The Missionaries of Charity are unaffected by the recent comments of RSS chief Mohan Bhagwat questioning Mother Teresa's motives. Arindam Majumder reports
Poverty is a horrible situation to be in. As an economist wrote, “The pain of sleeping in a hungry stomach cannot be compared with anything else.”
In third world countries, poverty is also a vehicle for people to reach their goal of electoral victory or religious supremacy. The destitute are easy fodder for that.
Nobel Peace Prize winner Mother Teresa had asserted her unflinching trust in Christianity and that probably has given Mohan Bhagwat, the self-proclaimed guardian of the Hindus, an opportunity to train his guns on her. Bhagwat’s Monday statement that Mother Teresa’s deeds were not without motive has created ripples across the world, from the Vatican to Lutyen’s Delhi. The Rashtriya Swayamsevak Sangh that Bhagwat heads is no stranger in that aspect. Reports of religious conversions from the hinterlands have become so regular that phrases like ‘Ghar Wapsi’ have entered the colloquial vocabulary of the nation.
The Missionaries of Charity, which Mother Teresa founded, though vehemently denies such claims. “Mother as a person or the Missionaries of Charity as an organisation never distinguished on the basis of religion,” says MC spokesperson Sunita Kumar, who worked with Mother Teresa for close to three decades. “We used to pray with Mother inside the chapel, she used to tell us not to kneel and pray according to our own faith, today one can move across our homes and find people from all religion there,” she recalls.
Sunita though is not interested in any damage control. “I don’t believe there is a damage, either he is misinformed or playing his cards like a true politician,” says the Sikh, who is still a regular to the gurdwara.
Mohan Bhagwat’s ego might get a dampener but a visit to the Kolkata residence where Mother Teresa spent her life makes it evident that his comments are a non-issue here.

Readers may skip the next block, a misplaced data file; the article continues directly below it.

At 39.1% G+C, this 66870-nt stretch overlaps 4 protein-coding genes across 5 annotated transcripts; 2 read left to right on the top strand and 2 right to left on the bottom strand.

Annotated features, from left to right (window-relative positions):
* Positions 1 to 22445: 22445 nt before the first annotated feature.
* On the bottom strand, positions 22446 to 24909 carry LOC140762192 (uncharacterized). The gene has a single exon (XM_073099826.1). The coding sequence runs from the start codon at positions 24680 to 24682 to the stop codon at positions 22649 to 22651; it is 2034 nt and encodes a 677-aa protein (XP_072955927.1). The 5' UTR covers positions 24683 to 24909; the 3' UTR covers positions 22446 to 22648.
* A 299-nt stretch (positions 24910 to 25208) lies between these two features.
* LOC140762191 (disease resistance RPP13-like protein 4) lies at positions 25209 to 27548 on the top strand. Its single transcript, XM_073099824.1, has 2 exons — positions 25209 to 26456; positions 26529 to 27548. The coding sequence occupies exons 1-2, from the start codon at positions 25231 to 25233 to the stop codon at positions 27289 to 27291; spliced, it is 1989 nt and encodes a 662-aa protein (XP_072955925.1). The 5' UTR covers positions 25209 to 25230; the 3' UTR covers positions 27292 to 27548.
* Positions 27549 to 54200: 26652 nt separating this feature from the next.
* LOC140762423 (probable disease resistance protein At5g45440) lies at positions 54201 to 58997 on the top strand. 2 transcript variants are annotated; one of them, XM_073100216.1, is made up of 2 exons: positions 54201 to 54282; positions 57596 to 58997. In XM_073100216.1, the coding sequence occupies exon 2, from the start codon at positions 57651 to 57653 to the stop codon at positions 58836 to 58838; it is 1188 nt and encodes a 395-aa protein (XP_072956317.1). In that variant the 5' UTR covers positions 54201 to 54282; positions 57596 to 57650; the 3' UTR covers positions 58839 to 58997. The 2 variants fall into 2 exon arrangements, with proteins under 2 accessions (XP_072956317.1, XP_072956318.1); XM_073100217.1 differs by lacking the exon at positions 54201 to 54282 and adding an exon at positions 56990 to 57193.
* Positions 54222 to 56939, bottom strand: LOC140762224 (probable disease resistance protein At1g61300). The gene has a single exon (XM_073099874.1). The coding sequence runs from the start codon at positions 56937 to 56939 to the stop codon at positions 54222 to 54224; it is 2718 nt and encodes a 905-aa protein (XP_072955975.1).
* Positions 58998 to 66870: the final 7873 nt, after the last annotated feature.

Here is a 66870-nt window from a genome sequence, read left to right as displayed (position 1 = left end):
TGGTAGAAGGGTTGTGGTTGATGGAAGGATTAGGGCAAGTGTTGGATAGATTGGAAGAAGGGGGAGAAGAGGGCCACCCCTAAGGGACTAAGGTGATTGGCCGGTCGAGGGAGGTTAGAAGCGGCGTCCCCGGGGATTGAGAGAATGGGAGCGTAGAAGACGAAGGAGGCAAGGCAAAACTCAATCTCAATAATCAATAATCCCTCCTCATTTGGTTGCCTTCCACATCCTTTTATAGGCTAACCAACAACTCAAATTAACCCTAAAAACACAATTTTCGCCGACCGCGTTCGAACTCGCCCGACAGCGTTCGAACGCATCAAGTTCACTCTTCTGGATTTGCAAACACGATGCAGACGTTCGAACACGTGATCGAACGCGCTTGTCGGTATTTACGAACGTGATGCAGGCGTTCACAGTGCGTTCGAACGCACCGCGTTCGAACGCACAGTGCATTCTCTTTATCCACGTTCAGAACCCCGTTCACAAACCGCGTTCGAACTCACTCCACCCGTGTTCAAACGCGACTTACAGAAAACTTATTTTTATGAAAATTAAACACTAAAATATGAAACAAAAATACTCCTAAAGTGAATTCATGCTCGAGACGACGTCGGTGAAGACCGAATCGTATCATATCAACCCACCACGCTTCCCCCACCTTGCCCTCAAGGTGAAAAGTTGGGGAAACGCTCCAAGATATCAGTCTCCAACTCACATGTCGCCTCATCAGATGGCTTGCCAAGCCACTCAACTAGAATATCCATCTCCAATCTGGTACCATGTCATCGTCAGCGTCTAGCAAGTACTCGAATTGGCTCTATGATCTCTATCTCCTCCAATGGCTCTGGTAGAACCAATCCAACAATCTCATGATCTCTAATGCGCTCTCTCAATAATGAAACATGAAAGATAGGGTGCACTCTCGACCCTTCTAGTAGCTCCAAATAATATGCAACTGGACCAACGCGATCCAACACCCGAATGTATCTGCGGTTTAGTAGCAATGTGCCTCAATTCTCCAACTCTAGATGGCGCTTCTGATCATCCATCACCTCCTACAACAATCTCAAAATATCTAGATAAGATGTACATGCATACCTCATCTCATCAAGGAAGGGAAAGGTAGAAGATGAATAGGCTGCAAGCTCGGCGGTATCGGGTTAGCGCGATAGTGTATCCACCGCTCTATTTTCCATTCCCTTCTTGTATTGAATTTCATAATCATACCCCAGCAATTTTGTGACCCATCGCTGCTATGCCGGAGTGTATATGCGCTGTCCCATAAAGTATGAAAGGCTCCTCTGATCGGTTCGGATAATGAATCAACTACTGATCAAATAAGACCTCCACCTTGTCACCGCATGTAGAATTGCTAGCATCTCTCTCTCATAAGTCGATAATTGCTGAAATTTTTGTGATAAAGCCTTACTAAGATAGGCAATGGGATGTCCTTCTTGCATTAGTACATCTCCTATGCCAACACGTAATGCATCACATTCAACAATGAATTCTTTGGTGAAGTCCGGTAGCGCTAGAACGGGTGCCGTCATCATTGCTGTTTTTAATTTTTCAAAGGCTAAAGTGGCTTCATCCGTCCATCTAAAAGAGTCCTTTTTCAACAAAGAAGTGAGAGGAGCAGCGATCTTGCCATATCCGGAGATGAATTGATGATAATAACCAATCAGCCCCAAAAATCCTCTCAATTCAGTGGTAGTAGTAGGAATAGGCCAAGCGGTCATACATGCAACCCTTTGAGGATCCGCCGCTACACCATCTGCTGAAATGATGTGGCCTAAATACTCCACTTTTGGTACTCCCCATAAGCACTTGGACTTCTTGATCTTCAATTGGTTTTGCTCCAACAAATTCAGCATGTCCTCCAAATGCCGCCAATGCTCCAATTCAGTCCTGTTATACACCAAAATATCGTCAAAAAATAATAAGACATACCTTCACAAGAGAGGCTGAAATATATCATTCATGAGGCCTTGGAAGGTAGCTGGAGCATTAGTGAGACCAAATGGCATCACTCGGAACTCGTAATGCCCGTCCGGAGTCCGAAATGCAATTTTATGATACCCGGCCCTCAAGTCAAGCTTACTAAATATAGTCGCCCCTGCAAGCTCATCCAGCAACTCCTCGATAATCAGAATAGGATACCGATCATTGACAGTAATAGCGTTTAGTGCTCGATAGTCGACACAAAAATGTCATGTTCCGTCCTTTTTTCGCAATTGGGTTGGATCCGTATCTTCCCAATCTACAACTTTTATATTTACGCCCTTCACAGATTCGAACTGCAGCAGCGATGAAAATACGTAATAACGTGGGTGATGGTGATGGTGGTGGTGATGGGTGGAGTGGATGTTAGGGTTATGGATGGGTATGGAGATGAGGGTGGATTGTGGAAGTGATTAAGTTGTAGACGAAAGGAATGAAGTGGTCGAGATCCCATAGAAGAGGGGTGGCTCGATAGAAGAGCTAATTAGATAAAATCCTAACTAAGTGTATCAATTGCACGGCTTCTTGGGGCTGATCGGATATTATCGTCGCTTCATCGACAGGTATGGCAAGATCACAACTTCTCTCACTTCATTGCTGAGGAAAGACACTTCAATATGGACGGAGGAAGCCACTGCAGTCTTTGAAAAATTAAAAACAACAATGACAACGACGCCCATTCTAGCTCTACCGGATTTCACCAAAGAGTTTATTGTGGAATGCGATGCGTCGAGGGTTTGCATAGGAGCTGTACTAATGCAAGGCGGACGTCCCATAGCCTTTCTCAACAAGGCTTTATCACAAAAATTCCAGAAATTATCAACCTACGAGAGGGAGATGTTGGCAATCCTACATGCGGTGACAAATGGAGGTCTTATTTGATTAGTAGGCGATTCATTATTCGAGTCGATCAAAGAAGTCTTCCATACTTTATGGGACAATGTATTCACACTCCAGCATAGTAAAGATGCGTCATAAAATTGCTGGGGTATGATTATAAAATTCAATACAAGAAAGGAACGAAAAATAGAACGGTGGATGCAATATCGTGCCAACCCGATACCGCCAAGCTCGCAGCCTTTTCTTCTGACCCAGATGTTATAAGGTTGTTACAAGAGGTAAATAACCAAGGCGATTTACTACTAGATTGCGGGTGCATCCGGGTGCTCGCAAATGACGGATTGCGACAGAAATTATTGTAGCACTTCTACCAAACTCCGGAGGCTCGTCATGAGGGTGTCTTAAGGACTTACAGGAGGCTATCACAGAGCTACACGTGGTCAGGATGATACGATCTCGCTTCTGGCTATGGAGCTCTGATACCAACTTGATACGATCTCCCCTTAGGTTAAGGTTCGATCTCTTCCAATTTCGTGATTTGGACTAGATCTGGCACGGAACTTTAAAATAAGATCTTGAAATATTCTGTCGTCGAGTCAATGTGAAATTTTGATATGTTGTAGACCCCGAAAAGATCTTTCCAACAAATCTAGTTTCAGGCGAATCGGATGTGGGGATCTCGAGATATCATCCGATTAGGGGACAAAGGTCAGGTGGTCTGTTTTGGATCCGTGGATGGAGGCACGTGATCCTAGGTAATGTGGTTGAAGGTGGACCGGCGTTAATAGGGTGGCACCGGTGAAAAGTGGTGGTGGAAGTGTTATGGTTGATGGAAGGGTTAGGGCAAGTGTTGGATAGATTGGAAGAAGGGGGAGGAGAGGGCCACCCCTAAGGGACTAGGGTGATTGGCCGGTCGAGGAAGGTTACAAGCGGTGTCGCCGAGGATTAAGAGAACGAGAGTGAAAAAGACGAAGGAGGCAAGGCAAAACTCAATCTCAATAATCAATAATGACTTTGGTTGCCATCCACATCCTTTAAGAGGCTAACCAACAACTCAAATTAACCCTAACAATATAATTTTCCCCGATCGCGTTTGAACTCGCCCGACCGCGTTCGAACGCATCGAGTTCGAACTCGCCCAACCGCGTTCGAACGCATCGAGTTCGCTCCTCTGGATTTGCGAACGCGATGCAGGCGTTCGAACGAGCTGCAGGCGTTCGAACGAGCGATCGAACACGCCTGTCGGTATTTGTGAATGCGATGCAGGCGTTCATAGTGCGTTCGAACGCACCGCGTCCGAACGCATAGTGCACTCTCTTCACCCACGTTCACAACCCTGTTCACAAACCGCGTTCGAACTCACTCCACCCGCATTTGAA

Mother House, which houses the tomb of Mother Teressa, is a solemn place where people from all fraternities kneel: some out of faith, some probably out of desperation.
“We don’t want to comment on such issues, we will quietly walk the path of the Mother,” said a nun in her accented English. For years, many from the affluent West have settled in the dusty Eastern metropolis with the singular objective of, as a volunteer put it, “being closer to God”.
“Jesus suffered yet forgave his tormentors,” says Andrew, who only gave his first name, who has been volunteering for the organisation for a year now.
The streets outside Mother House have been home to Ismail Sheikh for over 30 years now. “ I have received woolens from Mother’s hand and took her blessings several times, it acted as a source of strength,” claims the 60-year-old man, an asthma patient. Ismail still gets his food from the Missionaries of Charity and he still prays five times a day in the Islamic tradition.
Mother Teresa is no stranger to criticism. Before Bhagwat, atheist and rationalist Christopher Hitchens launched a scathing attack against the Vatican’s decision to grant a speedy sainthood to her.
“Mother had once told us when you get criticised know that you are walking the right path, and she prayed for him,” says Sunita. If she were alive today, the Sunday mass in Mother House would have been dedicated to Bhagwat.